Warning Issued for Fish Taken from Coastal Waters
Oct. 07, 1995
TALLAHASSEE, Fla. (AP) _ Worried about increasing mercury contamination in fish caught in coastal waters, Florida authorities for the first time Friday issued a health advisory on species taken inshore.
The warning from the Department of Health and Rehabilitative Services included some of the most popular fish pursued for sport and food in some of the most popular fishing areas in Florida.
Friday's advisory followed a two-year study on fish in Charlotte Harbor in Southwest Florida, Choctawhatchee Bay in the Florida Panhandle, Florida Bay off South Florida, Indian River Lagoon (north and south) off the East Coast, and Tampa Bay.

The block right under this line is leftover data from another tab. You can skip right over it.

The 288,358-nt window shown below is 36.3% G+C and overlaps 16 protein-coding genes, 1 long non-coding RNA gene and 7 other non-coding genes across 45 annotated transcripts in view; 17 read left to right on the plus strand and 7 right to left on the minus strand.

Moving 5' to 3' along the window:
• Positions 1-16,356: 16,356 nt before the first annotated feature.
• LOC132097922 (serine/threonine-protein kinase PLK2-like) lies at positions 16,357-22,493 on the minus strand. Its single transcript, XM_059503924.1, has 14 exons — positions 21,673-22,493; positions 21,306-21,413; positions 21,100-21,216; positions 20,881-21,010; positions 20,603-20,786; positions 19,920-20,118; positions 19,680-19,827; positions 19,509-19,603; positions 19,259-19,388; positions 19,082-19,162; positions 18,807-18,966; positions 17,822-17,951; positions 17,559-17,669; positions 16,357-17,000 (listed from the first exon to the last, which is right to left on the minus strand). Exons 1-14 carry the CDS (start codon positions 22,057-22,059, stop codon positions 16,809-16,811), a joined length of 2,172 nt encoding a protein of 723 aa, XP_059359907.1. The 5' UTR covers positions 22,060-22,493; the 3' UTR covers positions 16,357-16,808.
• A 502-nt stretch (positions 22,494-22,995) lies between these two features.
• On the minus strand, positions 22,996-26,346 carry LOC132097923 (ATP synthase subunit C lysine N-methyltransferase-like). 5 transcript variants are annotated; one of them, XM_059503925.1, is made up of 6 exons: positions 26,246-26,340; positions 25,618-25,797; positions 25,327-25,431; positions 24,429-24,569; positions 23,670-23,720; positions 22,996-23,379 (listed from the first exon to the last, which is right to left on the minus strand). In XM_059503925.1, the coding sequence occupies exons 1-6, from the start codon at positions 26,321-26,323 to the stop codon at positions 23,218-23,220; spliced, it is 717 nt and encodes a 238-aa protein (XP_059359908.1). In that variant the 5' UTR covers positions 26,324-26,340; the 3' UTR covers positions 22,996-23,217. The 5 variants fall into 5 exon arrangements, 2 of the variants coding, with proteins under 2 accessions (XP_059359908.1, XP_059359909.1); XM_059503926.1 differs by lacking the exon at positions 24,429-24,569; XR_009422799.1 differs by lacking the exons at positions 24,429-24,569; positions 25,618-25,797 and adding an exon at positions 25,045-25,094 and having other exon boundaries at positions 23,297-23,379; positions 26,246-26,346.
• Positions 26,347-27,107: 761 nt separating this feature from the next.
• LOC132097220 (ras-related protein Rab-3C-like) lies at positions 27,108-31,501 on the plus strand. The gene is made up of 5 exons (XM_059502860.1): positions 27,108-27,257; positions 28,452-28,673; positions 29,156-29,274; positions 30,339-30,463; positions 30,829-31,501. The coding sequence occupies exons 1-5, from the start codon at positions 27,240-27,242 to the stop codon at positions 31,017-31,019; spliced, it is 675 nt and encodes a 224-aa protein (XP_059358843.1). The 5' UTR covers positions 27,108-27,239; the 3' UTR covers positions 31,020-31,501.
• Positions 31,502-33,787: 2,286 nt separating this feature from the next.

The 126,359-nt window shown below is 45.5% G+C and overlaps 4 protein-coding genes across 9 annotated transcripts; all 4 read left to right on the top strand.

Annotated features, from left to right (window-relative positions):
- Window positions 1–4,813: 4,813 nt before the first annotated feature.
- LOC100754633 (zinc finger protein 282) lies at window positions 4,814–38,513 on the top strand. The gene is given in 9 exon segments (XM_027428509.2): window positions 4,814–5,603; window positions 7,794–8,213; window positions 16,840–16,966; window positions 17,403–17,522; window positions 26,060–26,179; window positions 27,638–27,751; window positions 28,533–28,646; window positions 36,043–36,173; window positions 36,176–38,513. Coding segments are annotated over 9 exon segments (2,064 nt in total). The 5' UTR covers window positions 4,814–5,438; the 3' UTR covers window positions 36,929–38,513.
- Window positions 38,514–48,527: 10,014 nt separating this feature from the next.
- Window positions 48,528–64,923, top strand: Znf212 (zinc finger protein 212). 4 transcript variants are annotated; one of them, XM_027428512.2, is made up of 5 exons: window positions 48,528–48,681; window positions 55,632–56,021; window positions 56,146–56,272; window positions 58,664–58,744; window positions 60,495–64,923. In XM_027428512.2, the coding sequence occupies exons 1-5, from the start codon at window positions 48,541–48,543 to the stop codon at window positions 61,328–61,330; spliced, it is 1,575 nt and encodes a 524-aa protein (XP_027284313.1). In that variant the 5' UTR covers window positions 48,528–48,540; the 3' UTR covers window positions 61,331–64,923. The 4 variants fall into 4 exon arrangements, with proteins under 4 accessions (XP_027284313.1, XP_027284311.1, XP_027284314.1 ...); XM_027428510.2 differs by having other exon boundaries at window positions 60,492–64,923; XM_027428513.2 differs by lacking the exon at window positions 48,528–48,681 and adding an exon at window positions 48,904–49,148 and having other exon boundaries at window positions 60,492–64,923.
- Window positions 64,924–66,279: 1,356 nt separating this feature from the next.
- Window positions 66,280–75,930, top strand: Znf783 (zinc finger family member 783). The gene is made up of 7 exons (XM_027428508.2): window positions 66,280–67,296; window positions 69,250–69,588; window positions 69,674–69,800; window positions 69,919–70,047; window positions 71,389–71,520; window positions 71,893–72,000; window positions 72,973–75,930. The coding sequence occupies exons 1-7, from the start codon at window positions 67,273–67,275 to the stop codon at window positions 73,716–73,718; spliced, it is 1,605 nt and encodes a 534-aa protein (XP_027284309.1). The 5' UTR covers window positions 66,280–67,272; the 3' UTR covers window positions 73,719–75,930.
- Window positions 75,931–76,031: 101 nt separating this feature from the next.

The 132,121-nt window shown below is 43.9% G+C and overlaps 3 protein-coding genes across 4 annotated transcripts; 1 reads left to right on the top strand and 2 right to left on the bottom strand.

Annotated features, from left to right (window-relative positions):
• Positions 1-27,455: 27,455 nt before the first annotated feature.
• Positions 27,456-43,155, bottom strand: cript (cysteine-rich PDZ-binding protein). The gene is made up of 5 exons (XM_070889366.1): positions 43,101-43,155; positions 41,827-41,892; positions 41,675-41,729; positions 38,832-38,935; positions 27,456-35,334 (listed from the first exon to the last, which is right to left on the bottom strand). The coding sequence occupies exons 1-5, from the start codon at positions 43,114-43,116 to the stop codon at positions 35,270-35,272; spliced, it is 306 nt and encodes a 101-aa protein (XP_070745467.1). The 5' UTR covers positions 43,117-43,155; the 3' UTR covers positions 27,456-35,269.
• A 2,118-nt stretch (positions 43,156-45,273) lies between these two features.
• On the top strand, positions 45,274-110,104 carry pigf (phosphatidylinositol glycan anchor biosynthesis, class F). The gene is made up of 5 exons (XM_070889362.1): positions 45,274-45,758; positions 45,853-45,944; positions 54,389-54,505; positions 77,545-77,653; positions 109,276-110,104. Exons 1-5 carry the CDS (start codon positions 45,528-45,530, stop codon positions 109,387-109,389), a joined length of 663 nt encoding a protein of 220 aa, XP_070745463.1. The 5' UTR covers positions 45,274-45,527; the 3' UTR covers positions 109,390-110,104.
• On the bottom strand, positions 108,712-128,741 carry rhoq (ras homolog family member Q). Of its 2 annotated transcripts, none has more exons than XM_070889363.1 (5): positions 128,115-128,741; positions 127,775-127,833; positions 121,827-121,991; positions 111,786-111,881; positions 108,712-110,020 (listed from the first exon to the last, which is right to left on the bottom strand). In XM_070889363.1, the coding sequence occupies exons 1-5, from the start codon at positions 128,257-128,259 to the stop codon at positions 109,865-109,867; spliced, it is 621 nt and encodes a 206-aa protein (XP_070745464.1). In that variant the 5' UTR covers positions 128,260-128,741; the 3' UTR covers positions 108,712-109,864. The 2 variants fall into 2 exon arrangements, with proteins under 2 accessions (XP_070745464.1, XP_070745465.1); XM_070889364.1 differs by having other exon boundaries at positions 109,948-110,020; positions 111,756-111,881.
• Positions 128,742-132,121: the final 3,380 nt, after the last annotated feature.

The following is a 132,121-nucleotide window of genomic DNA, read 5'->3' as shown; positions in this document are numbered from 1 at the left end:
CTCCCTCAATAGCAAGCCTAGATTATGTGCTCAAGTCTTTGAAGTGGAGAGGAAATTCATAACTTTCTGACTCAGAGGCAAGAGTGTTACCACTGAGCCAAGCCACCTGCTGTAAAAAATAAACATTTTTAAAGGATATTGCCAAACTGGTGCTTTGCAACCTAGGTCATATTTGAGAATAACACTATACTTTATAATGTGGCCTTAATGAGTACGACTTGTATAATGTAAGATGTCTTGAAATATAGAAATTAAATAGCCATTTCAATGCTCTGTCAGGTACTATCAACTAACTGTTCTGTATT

Tested were Crevalle jack, spotted sea trout, Gafftop-sail catfish, ladyfish, bluefish and Spanish mackerel, said Tom Atkeson, the leading expert on mercury at the state's Department of Environmental Protection.
Warnings on certain freshwater fish were issued several years ago in some parts of the state.
Fish containing more than 0.5 parts per million of mercury should not be eaten more than once a month by pregnant women or children because they are particularly vulnerable to damaging effects on the nervous system that can cause deafness, numbness, reduced vision and coordination.
A sample of spotted sea trout from Florida Bay, sandwiched between the tip of the peninsula and the Florida Keys. contained .70 ppm.
``The mercury problem is not just a Florida Bay problem or just a Florida problem,'' said Atkeson, noting about 40 states have similar health advisories for fish caught in their waters.
``The mercury in the atmosphere has been increased because of the emissions and it spreads out worldwide,'' he said.